VOL. 127 | NO. 145 | Thursday, July 26, 2012
Juvenile Court Open to Charter School Proposal
By Bill Dries
Memphis-Shelby County Juvenile Court officials say a charter school proposed by former Memphis Mayor Willie Herenton for juvenile offenders including those accused of the most serious crimes would provide those children with a critical continuity they need.
Juvenile Court chief administrative officer Larry Scroggs said Herenton’s W.E.B DuBois Academy would dovetail with the Hope Academy School that juvenile offenders in custody currently attend for a shorter period of time.
Hope Academy is operated by the Memphis City Schools system. Shelby County Schools operate a similar alternative school.
“When we lose the grip on them is when they go back into their regular school environments,” Scroggs said. “It becomes problematic for them. They obviously in most cases have not done well in those environments. And yet we see their potential demonstrated.”
Herenton has proposed and state officials have approved his plan for a charter school with a very regimented structure that would include not only academics but counseling on behavior and discipline as well as for mental health problems. State officials approved the charter school application on appeal. It and numerous other charter school applications were rejected by the countywide school board on the grounds they would pose a financial hardship on both local public school systems.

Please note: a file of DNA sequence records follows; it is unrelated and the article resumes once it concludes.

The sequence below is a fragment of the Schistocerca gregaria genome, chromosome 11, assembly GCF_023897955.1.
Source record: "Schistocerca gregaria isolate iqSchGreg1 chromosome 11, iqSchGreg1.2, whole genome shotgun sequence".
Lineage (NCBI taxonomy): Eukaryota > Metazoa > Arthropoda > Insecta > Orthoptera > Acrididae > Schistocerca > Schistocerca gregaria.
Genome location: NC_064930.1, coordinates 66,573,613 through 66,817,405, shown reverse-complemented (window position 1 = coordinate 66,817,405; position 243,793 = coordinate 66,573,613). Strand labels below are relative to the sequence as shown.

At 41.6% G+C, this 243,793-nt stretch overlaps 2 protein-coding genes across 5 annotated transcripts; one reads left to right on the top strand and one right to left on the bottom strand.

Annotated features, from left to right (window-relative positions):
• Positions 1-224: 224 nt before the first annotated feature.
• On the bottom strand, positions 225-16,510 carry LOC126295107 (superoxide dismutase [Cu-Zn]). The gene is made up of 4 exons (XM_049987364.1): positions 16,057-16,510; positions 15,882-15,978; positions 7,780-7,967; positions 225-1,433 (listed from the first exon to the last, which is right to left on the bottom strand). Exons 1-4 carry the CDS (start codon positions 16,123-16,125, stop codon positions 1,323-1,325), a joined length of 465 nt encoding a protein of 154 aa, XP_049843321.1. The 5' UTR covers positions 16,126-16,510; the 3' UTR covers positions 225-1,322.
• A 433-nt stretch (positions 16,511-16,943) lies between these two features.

Tennessee Treasurer David Lillard rejected the specific claim of financial hardship.
Herenton has since said the delay has made it unlikely he could get his charter schools up and running for the next school year that begins Aug. 6.
Scroggs indicated the court is working with Herenton on a plan that would be for the 2013-2014 school year at the earliest. The school would fall under the Tennessee Charter Schools Act.
“His idea, which I think is really good, is the kids that would go there would stay there,” Scroggs said of a school that parents would have to consent to keep their children in. “They would be there for the duration – their high school career. That’s the beauty of it.”
With Hope Academy, juvenile offenders could be in the more disciplined and regimented environment for as little as two weeks or as long as a semester under the terms of their detention.
“Our problem is in our community these kids sometimes go to two different schools in one school year,” Scroggs said.
Dan Michael, Juvenile Court chief magistrate, said the results in just a short amount of time with Hope Academy have been transformative even among the most serious offenders in custody.
“They just blossom,” Michael said. “It’s amazing.”
Scroggs talked for the first time about the Herenton proposal after speaking Tuesday, July 24, to the Memphis Rotary Club about the 102-year history of the court.